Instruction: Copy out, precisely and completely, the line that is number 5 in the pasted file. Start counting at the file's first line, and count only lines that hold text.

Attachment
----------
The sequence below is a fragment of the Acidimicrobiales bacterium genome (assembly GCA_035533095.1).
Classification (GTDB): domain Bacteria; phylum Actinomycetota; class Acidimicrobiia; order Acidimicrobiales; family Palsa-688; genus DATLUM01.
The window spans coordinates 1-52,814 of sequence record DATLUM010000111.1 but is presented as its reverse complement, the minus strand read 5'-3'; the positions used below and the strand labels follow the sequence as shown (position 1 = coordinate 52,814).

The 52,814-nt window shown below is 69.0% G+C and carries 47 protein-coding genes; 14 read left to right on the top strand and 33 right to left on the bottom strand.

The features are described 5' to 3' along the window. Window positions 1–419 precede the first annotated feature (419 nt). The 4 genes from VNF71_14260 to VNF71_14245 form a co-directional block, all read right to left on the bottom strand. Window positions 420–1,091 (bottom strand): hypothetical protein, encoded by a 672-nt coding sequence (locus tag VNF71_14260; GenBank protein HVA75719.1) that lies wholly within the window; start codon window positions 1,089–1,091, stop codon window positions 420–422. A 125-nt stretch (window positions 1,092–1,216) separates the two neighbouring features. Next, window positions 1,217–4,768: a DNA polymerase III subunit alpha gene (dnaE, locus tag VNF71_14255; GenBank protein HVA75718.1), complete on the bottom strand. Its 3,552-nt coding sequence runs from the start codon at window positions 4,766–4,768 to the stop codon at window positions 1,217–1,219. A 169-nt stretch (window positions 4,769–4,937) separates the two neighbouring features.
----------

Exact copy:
The features are described 5' to 3' along the window. Window positions 1–419 precede the first annotated feature (419 nt). The 4 genes from VNF71_14260 to VNF71_14245 form a co-directional block, all read right to left on the bottom strand. Window positions 420–1,091 (bottom strand): hypothetical protein, encoded by a 672-nt coding sequence (locus tag VNF71_14260; GenBank protein HVA75719.1) that lies wholly within the window; start codon window positions 1,089–1,091, stop codon window positions 420–422. A 125-nt stretch (window positions 1,092–1,216) separates the two neighbouring features. Next, window positions 1,217–4,768: a DNA polymerase III subunit alpha gene (dnaE, locus tag VNF71_14255; GenBank protein HVA75718.1), complete on the bottom strand. Its 3,552-nt coding sequence runs from the start codon at window positions 4,766–4,768 to the stop codon at window positions 1,217–1,219. A 169-nt stretch (window positions 4,769–4,937) separates the two neighbouring features.